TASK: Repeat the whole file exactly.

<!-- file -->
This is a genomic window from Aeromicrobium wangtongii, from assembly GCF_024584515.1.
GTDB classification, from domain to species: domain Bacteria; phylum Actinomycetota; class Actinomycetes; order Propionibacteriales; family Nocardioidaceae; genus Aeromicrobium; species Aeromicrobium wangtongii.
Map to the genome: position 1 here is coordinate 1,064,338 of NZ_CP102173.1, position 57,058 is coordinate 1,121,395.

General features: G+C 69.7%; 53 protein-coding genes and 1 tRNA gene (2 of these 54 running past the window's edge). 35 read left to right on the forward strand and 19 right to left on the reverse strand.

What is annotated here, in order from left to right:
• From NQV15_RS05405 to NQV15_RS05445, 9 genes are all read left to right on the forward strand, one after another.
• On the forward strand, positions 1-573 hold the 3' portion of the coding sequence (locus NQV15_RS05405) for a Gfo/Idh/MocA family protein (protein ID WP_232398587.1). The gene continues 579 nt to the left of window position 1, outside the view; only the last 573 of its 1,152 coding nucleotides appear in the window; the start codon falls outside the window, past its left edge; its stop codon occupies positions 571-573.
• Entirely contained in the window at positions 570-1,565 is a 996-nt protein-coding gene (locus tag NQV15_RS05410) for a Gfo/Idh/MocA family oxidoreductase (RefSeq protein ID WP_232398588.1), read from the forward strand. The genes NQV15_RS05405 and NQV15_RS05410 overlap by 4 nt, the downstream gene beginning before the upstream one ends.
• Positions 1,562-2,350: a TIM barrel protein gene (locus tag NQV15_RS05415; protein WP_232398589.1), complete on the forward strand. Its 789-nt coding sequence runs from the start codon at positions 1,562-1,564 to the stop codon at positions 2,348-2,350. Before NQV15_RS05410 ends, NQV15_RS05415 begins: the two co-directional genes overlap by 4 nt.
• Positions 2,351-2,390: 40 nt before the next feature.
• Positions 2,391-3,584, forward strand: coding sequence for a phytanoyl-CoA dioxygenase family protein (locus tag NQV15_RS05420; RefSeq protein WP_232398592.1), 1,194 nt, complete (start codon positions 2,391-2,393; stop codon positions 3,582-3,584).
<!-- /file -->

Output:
This is a genomic window from Aeromicrobium wangtongii, from assembly GCF_024584515.1.
GTDB classification, from domain to species: domain Bacteria; phylum Actinomycetota; class Actinomycetes; order Propionibacteriales; family Nocardioidaceae; genus Aeromicrobium; species Aeromicrobium wangtongii.
Map to the genome: position 1 here is coordinate 1,064,338 of NZ_CP102173.1, position 57,058 is coordinate 1,121,395.

General features: G+C 69.7%; 53 protein-coding genes and 1 tRNA gene (2 of these 54 running past the window's edge). 35 read left to right on the forward strand and 19 right to left on the reverse strand.

What is annotated here, in order from left to right:
• From NQV15_RS05405 to NQV15_RS05445, 9 genes are all read left to right on the forward strand, one after another.
• On the forward strand, positions 1-573 hold the 3' portion of the coding sequence (locus NQV15_RS05405) for a Gfo/Idh/MocA family protein (protein ID WP_232398587.1). The gene continues 579 nt to the left of window position 1, outside the view; only the last 573 of its 1,152 coding nucleotides appear in the window; the start codon falls outside the window, past its left edge; its stop codon occupies positions 571-573.
• Entirely contained in the window at positions 570-1,565 is a 996-nt protein-coding gene (locus tag NQV15_RS05410) for a Gfo/Idh/MocA family oxidoreductase (RefSeq protein ID WP_232398588.1), read from the forward strand. The genes NQV15_RS05405 and NQV15_RS05410 overlap by 4 nt, the downstream gene beginning before the upstream one ends.
• Positions 1,562-2,350: a TIM barrel protein gene (locus tag NQV15_RS05415; protein WP_232398589.1), complete on the forward strand. Its 789-nt coding sequence runs from the start codon at positions 1,562-1,564 to the stop codon at positions 2,348-2,350. Before NQV15_RS05410 ends, NQV15_RS05415 begins: the two co-directional genes overlap by 4 nt.
• Positions 2,351-2,390: 40 nt before the next feature.
• Positions 2,391-3,584, forward strand: coding sequence for a phytanoyl-CoA dioxygenase family protein (locus tag NQV15_RS05420; RefSeq protein WP_232398592.1), 1,194 nt, complete (start codon positions 2,391-2,393; stop codon positions 3,582-3,584).